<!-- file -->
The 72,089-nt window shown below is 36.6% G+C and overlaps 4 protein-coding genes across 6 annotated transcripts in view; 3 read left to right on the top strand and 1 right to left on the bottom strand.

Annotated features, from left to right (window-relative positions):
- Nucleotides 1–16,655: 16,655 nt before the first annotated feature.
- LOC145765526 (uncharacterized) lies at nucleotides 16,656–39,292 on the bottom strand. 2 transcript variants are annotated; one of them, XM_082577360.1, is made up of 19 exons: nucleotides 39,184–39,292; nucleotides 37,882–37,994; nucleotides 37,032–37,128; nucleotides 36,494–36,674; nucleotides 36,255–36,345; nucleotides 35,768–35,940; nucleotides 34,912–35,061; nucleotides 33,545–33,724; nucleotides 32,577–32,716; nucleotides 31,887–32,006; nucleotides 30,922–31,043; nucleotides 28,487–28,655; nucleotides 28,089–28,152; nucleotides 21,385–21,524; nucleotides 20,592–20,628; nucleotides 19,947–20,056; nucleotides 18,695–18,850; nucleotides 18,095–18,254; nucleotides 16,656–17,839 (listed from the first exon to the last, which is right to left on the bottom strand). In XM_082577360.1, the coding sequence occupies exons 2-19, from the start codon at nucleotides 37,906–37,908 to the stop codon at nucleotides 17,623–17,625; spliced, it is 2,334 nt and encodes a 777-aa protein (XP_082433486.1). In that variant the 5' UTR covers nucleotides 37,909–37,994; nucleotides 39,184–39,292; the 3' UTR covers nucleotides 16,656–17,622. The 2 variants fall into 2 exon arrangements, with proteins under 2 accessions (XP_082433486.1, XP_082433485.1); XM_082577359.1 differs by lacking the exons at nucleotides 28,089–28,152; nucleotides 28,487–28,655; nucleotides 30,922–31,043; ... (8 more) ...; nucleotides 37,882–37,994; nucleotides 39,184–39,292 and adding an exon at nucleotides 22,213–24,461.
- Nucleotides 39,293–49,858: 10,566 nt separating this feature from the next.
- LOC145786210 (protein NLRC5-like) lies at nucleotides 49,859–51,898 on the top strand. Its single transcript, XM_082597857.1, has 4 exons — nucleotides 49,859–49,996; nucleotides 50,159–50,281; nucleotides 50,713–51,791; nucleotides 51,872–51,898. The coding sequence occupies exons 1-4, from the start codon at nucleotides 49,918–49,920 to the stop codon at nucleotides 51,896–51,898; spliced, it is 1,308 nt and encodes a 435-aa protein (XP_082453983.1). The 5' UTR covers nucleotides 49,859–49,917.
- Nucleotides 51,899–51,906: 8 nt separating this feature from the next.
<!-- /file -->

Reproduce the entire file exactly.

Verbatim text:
The 72,089-nt window shown below is 36.6% G+C and overlaps 4 protein-coding genes across 6 annotated transcripts in view; 3 read left to right on the top strand and 1 right to left on the bottom strand.

Annotated features, from left to right (window-relative positions):
- Nucleotides 1–16,655: 16,655 nt before the first annotated feature.
- LOC145765526 (uncharacterized) lies at nucleotides 16,656–39,292 on the bottom strand. 2 transcript variants are annotated; one of them, XM_082577360.1, is made up of 19 exons: nucleotides 39,184–39,292; nucleotides 37,882–37,994; nucleotides 37,032–37,128; nucleotides 36,494–36,674; nucleotides 36,255–36,345; nucleotides 35,768–35,940; nucleotides 34,912–35,061; nucleotides 33,545–33,724; nucleotides 32,577–32,716; nucleotides 31,887–32,006; nucleotides 30,922–31,043; nucleotides 28,487–28,655; nucleotides 28,089–28,152; nucleotides 21,385–21,524; nucleotides 20,592–20,628; nucleotides 19,947–20,056; nucleotides 18,695–18,850; nucleotides 18,095–18,254; nucleotides 16,656–17,839 (listed from the first exon to the last, which is right to left on the bottom strand). In XM_082577360.1, the coding sequence occupies exons 2-19, from the start codon at nucleotides 37,906–37,908 to the stop codon at nucleotides 17,623–17,625; spliced, it is 2,334 nt and encodes a 777-aa protein (XP_082433486.1). In that variant the 5' UTR covers nucleotides 37,909–37,994; nucleotides 39,184–39,292; the 3' UTR covers nucleotides 16,656–17,622. The 2 variants fall into 2 exon arrangements, with proteins under 2 accessions (XP_082433486.1, XP_082433485.1); XM_082577359.1 differs by lacking the exons at nucleotides 28,089–28,152; nucleotides 28,487–28,655; nucleotides 30,922–31,043; ... (8 more) ...; nucleotides 37,882–37,994; nucleotides 39,184–39,292 and adding an exon at nucleotides 22,213–24,461.
- Nucleotides 39,293–49,858: 10,566 nt separating this feature from the next.
- LOC145786210 (protein NLRC5-like) lies at nucleotides 49,859–51,898 on the top strand. Its single transcript, XM_082597857.1, has 4 exons — nucleotides 49,859–49,996; nucleotides 50,159–50,281; nucleotides 50,713–51,791; nucleotides 51,872–51,898. The coding sequence occupies exons 1-4, from the start codon at nucleotides 49,918–49,920 to the stop codon at nucleotides 51,896–51,898; spliced, it is 1,308 nt and encodes a 435-aa protein (XP_082453983.1). The 5' UTR covers nucleotides 49,859–49,917.
- Nucleotides 51,899–51,906: 8 nt separating this feature from the next.